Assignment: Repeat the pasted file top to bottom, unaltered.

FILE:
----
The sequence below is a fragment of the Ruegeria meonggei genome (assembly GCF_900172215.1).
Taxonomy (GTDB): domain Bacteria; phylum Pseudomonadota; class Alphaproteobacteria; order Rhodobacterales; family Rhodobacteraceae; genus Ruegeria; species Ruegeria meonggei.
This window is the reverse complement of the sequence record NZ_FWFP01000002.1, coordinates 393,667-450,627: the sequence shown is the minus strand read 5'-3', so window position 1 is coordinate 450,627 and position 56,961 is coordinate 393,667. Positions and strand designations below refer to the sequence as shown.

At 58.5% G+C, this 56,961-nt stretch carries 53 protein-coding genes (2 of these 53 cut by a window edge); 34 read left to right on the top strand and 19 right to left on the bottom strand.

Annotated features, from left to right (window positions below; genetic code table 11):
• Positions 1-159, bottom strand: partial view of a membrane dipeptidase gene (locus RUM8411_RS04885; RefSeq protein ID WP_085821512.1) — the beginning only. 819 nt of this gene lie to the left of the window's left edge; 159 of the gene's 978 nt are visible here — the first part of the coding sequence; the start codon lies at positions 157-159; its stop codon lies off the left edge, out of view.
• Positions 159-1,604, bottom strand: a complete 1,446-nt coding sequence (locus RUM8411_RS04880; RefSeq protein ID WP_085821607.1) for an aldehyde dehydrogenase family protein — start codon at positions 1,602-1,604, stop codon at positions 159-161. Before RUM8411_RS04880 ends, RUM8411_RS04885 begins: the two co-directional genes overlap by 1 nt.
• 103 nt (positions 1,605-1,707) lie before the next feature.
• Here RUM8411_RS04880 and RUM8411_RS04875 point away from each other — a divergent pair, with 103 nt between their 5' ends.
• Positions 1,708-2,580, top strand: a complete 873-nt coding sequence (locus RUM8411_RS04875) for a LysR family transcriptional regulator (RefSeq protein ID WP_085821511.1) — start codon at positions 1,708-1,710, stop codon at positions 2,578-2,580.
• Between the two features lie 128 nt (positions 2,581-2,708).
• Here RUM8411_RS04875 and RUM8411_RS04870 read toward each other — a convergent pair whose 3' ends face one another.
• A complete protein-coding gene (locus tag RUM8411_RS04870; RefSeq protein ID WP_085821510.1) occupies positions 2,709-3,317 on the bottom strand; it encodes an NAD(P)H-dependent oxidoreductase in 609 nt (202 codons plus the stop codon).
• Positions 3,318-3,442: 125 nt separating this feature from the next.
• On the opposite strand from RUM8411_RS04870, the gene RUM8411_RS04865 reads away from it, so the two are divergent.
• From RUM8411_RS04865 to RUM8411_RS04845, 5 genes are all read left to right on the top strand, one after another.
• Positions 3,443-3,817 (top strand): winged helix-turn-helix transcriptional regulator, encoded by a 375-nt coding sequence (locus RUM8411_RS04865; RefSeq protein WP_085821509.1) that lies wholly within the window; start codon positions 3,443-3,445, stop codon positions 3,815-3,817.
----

The sequence below is a fragment of the Ruegeria meonggei genome (assembly GCF_900172215.1).
Taxonomy (GTDB): domain Bacteria; phylum Pseudomonadota; class Alphaproteobacteria; order Rhodobacterales; family Rhodobacteraceae; genus Ruegeria; species Ruegeria meonggei.
This window is the reverse complement of the sequence record NZ_FWFP01000002.1, coordinates 393,667-450,627: the sequence shown is the minus strand read 5'-3', so window position 1 is coordinate 450,627 and position 56,961 is coordinate 393,667. Positions and strand designations below refer to the sequence as shown.

At 58.5% G+C, this 56,961-nt stretch carries 53 protein-coding genes (2 of these 53 cut by a window edge); 34 read left to right on the top strand and 19 right to left on the bottom strand.

Annotated features, from left to right (window positions below; genetic code table 11):
• Positions 1-159, bottom strand: partial view of a membrane dipeptidase gene (locus RUM8411_RS04885; RefSeq protein ID WP_085821512.1) — the beginning only. 819 nt of this gene lie to the left of the window's left edge; 159 of the gene's 978 nt are visible here — the first part of the coding sequence; the start codon lies at positions 157-159; its stop codon lies off the left edge, out of view.
• Positions 159-1,604, bottom strand: a complete 1,446-nt coding sequence (locus RUM8411_RS04880; RefSeq protein ID WP_085821607.1) for an aldehyde dehydrogenase family protein — start codon at positions 1,602-1,604, stop codon at positions 159-161. Before RUM8411_RS04880 ends, RUM8411_RS04885 begins: the two co-directional genes overlap by 1 nt.
• 103 nt (positions 1,605-1,707) lie before the next feature.
• Here RUM8411_RS04880 and RUM8411_RS04875 point away from each other — a divergent pair, with 103 nt between their 5' ends.
• Positions 1,708-2,580, top strand: a complete 873-nt coding sequence (locus RUM8411_RS04875) for a LysR family transcriptional regulator (RefSeq protein ID WP_085821511.1) — start codon at positions 1,708-1,710, stop codon at positions 2,578-2,580.
• Between the two features lie 128 nt (positions 2,581-2,708).
• Here RUM8411_RS04875 and RUM8411_RS04870 read toward each other — a convergent pair whose 3' ends face one another.
• A complete protein-coding gene (locus tag RUM8411_RS04870; RefSeq protein ID WP_085821510.1) occupies positions 2,709-3,317 on the bottom strand; it encodes an NAD(P)H-dependent oxidoreductase in 609 nt (202 codons plus the stop codon).
• Positions 3,318-3,442: 125 nt separating this feature from the next.
• On the opposite strand from RUM8411_RS04870, the gene RUM8411_RS04865 reads away from it, so the two are divergent.
• From RUM8411_RS04865 to RUM8411_RS04845, 5 genes are all read left to right on the top strand, one after another.
• Positions 3,443-3,817 (top strand): winged helix-turn-helix transcriptional regulator, encoded by a 375-nt coding sequence (locus RUM8411_RS04865; RefSeq protein WP_085821509.1) that lies wholly within the window; start codon positions 3,443-3,445, stop codon positions 3,815-3,817.